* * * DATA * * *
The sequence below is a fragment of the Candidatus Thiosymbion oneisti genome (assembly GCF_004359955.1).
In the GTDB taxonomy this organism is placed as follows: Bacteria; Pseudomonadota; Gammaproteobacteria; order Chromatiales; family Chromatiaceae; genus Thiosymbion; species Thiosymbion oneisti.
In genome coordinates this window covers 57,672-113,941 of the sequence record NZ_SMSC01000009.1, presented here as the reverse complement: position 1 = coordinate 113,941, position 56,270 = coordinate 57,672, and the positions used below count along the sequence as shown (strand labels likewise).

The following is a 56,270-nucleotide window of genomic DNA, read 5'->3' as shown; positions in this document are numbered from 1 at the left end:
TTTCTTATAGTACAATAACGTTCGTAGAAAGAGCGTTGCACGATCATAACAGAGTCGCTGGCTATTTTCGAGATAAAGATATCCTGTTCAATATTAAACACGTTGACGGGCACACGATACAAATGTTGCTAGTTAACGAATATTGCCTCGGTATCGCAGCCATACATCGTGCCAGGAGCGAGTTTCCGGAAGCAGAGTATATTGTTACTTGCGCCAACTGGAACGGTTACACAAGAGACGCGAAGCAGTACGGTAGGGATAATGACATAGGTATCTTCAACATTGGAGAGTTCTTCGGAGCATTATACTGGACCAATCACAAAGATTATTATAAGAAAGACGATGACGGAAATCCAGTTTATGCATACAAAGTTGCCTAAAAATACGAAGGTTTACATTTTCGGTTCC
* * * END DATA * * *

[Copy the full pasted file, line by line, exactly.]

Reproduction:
The sequence below is a fragment of the Candidatus Thiosymbion oneisti genome (assembly GCF_004359955.1).
In the GTDB taxonomy this organism is placed as follows: Bacteria; Pseudomonadota; Gammaproteobacteria; order Chromatiales; family Chromatiaceae; genus Thiosymbion; species Thiosymbion oneisti.
In genome coordinates this window covers 57,672-113,941 of the sequence record NZ_SMSC01000009.1, presented here as the reverse complement: position 1 = coordinate 113,941, position 56,270 = coordinate 57,672, and the positions used below count along the sequence as shown (strand labels likewise).

The following is a 56,270-nucleotide window of genomic DNA, read 5'->3' as shown; positions in this document are numbered from 1 at the left end:
TTTCTTATAGTACAATAACGTTCGTAGAAAGAGCGTTGCACGATCATAACAGAGTCGCTGGCTATTTTCGAGATAAAGATATCCTGTTCAATATTAAACACGTTGACGGGCACACGATACAAATGTTGCTAGTTAACGAATATTGCCTCGGTATCGCAGCCATACATCGTGCCAGGAGCGAGTTTCCGGAAGCAGAGTATATTGTTACTTGCGCCAACTGGAACGGTTACACAAGAGACGCGAAGCAGTACGGTAGGGATAATGACATAGGTATCTTCAACATTGGAGAGTTCTTCGGAGCATTATACTGGACCAATCACAAAGATTATTATAAGAAAGACGATGACGGAAATCCAGTTTATGCATACAAAGTTGCCTAAAAATACGAAGGTTTACATTTTCGGTTCC